Accounts of War

John B. Sees

“John has a war record abounding with many interesting incidents, of which limited space will permit a brief notice of but a few. He enlisted February 18, 1864, for three years or during the war; was mustered into service a week later as a recruit of Co. D, Seventh Reg’t Penn’a Vol. Cavalry, and was discharged by reason of close of the war, August 23, 1865. Being well acquainted with several members of this company from the neighborhood of Muncy, who are still living—and one of them, Silas Snyder, was John’s messmate, and often drank with him out of the same canteen—I have had opportunity to acquaint myself with the part that he and his comrades took in the campaign in which they together served. The Seventh Penn’a Cavalry served chiefly as a part of Gen. Minty’s Brigade of the Second Division, Cavalry Corps, Army of the Cumberland. John B. Sees participated in the engagements at Rome, Dallas, or New Hope Church, Big Shanty, Kenesaw Mountain, McAfee’s Cross-Roads, Lead’s Cross-Roads, and Columbus, all in Georgia; at Bardstown in Kentucky, and at Plantersville and Selma in Alabama, besides having a hand in various lively raids and skirmishes with guerrillas and bushwackers. For some time he served every third day of the week on detached duty as a courier from General Eli Long’s headquarters. April 2, 1865, he rejoined his regiment just in time to share in the important battle of Selma, a stronghold that was defended by works of the most formidable character, where the Second Division met with the fearful loss of twenty-five per centum of its men and officers in killed and wounded. Minty’s already depleted brigade led the advance of the division of 1,550 men and officers on the main road to Selma, and was conspicuous for its gallantry and impetuosity throughout the engagement. In charging the enemy’s works it was necessary to cross an open space of some distance where the division was exposed to a tremendous raking fire of musketry and artillery, entailing a heavy loss in killed and wounded. In the commanding General’s official report every officer of the Seventh Pennsylvania was complimented by personal mention, and was afterwards brevetted for signal service in the taking of Selma. Minty in his report said that ‘every officer and soldier performed his duty so well and so nobly,’ that it was difficult for him to make any special mention. The assault of Selma by the cavalry, then dismounted of course, was one of the most daring in the history of this or any other war. The rebel works consisted of an abates of fallen trees, the limbs of which pointed outward and were each sharpened to a minute point—then came a space of 500 or more feet planted with torpedoes, and studded with barricades made of pointed stakes leaning outward and interlaced with wire—then a palisade higher than a man could reach, made of logs standing on end and extending a number of feet into the ground, and the tops united by stringers and surmounted with wires; the entire palisade being provided with loopholes, controlling the approaches, and a platform inside on which the first line of the enemy awaited the assaulting column—and then beyond all this yet was a ditch about five feet deep, and then a line of earthworks higher than a man, and at intervals strong forts with bombproofs, etc., mounted with light and heavy guns commanding every foot of the ground, and manned by men whose valor and determination will never be in question. Think of men attacking and actually capturing such elaborate works, and yet the majority escaping with life and limb! Hardly a man of the Seventh who did not have bullet hole in his clothing, while the carbines of many were hit and broken to pieces. John B. says he can’t explain how he got though, but he retains a vivid recollection of coming out of the melee unharmed. If the Johnnies had not wasted the bulk of their powder, lead and iron, he doubts if any one would have come out alive.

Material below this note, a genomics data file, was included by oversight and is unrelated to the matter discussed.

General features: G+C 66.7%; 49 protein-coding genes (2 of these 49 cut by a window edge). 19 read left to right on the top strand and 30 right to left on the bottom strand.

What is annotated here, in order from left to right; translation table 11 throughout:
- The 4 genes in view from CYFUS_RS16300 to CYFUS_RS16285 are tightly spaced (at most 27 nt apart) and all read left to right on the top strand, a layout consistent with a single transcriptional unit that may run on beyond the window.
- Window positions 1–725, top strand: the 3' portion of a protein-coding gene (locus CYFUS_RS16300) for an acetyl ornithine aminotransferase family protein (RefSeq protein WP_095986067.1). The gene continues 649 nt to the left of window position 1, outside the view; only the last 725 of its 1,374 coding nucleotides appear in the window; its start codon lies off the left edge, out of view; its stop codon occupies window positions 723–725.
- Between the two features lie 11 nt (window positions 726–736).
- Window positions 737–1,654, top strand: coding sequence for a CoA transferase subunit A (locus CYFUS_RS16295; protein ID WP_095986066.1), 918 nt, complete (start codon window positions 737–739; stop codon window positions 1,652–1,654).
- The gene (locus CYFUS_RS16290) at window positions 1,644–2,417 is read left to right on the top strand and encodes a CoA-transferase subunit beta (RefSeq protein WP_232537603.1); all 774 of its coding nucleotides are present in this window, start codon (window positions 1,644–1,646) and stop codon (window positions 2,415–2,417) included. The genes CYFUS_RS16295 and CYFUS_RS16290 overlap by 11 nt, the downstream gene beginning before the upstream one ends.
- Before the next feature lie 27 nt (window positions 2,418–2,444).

“Another fearful carnage John remembers was at Kenesaw Mountain, where the rebels had intrenched themselves in a strong position by nature, from which they repulsed and inflicted great loss on Sherman’s assaulting columns. Sherman admits that he met with a defeat here, but it was really only a temporary reverse. In his official report he says: ‘I perceived that the enemy and our own officers had settled down into a conviction that I would not assault fortified lines. All looked to me to “outflank.” * * * Failure as it was, and for which I assume the entire responsibility, I yet claim it produced good fruits, as it demonstrated to General Johnstone that I would assault, and that boldly; and we also gained and held ground so close to the enemy’s parapets that he could not show a head above them.’ When the Seventh Cavalry was moving with Minty’s brigade from the centre to the extreme left of the Union army, on the last day’s fighting in front of Kenesaw, and while passing Siegel’s infantry corps, John saw a long line of the enemy rolling great masses of rock down the steep sides of the mountain from the crest, four hundred feet high, on our unprotected troops along the base. The batteries of artillery on the top of the ridge, from which every moment of the Union troops could plainly be seen, at the same time fired at the passing cavalry, the noise of which mingled strangely with the incessant musketry and rattle and clatter of the bouncing and whirling rocks, but their aim, owing to the steepness of the face of the mountain, was fortunately too high to do much harm. The clamor and excitement cannot be described. Pandemonium reigned—in fact had been reigning for days and weeks, and kept on reigning. Johnston saw that he was not only ‘boldly’ assaulted, but that he was again being boldly flanked, so he soon evacuated his strong position, and Kenesaw was won, and both armies had been taught an important lesson. Sherman would assault, and that boldly!